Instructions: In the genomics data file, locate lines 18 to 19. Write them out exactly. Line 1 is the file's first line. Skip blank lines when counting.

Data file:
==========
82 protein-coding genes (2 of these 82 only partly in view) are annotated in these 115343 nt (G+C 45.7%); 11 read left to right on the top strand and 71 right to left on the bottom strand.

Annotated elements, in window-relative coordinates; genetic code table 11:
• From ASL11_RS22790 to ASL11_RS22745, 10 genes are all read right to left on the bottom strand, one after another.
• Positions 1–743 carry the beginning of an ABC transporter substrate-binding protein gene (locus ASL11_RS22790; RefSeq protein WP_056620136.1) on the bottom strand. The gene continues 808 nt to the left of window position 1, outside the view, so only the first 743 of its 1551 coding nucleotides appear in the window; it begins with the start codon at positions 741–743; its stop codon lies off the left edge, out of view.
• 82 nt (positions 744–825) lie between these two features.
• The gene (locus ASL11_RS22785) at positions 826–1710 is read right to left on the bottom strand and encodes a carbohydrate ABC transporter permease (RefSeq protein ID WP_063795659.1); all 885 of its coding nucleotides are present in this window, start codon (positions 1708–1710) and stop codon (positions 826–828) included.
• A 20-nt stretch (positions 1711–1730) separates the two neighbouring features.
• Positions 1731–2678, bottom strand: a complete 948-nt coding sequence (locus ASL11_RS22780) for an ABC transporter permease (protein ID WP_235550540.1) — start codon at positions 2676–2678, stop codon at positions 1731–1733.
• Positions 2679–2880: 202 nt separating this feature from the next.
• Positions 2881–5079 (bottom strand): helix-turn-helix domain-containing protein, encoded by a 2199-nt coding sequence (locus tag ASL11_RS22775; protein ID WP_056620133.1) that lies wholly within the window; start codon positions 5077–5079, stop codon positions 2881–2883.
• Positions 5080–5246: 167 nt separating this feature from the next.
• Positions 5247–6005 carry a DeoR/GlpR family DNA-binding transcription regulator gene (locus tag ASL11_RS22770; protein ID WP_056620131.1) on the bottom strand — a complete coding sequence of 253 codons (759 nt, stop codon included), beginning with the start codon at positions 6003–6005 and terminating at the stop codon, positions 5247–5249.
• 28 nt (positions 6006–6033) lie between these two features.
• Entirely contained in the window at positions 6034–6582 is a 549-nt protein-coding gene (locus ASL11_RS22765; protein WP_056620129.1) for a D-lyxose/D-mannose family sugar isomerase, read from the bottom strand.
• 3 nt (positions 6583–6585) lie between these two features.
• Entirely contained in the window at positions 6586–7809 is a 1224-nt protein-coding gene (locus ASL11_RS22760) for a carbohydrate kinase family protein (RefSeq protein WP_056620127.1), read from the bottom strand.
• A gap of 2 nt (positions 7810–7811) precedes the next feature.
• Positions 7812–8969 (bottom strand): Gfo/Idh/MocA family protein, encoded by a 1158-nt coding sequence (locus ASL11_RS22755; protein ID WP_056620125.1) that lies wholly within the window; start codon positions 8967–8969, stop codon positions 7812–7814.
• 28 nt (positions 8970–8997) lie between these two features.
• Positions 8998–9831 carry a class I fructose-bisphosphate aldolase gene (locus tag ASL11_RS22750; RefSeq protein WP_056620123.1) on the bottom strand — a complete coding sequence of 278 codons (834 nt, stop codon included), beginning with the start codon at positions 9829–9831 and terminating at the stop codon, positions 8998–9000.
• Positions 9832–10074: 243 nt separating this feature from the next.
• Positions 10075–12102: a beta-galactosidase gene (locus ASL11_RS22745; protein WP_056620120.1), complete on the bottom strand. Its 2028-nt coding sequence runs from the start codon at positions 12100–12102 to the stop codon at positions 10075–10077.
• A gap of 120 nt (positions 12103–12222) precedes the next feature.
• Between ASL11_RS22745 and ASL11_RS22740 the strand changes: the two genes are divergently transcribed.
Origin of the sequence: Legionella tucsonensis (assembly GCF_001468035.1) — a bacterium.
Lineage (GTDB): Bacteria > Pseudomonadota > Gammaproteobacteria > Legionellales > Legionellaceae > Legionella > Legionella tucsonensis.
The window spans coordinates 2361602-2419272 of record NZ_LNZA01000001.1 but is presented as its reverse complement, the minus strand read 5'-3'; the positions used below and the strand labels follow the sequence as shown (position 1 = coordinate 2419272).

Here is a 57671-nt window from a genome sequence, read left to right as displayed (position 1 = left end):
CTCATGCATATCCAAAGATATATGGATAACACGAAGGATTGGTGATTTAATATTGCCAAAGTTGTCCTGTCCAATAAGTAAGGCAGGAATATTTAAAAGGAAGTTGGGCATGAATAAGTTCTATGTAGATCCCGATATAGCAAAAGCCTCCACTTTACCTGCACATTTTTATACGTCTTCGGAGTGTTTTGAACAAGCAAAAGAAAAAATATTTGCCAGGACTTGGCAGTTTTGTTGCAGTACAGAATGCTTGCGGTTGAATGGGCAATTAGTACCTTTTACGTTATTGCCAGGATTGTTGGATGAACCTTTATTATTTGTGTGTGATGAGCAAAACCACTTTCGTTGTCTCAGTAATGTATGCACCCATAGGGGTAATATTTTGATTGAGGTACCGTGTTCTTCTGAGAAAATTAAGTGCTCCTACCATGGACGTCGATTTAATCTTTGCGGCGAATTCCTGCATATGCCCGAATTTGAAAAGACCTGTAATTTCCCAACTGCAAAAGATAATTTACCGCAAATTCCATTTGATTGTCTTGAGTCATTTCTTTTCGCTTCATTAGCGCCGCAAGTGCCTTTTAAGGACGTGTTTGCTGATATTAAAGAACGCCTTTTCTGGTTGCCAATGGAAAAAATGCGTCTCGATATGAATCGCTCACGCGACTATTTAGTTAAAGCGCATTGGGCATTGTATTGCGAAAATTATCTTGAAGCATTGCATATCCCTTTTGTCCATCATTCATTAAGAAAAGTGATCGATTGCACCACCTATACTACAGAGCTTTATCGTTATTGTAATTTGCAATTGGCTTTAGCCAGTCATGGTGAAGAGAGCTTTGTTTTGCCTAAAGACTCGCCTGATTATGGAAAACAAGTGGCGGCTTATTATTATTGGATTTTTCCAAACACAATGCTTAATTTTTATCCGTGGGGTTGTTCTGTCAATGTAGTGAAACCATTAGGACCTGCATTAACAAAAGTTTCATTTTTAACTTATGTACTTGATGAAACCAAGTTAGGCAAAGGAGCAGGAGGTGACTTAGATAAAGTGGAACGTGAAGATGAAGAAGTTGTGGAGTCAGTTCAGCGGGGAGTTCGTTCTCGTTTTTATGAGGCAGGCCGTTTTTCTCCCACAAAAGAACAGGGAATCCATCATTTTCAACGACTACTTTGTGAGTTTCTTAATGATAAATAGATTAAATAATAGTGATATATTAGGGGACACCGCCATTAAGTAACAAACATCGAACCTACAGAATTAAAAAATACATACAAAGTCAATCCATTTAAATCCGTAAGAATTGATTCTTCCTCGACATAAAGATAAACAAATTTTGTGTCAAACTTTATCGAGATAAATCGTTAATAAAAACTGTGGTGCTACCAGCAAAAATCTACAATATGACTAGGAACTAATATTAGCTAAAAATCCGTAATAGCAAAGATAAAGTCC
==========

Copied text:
• Positions 7812–8969 (bottom strand): Gfo/Idh/MocA family protein, encoded by a 1158-nt coding sequence (locus ASL11_RS22755; protein ID WP_056620125.1) that lies wholly within the window; start codon positions 8967–8969, stop codon positions 7812–7814.
• 28 nt (positions 8970–8997) lie between these two features.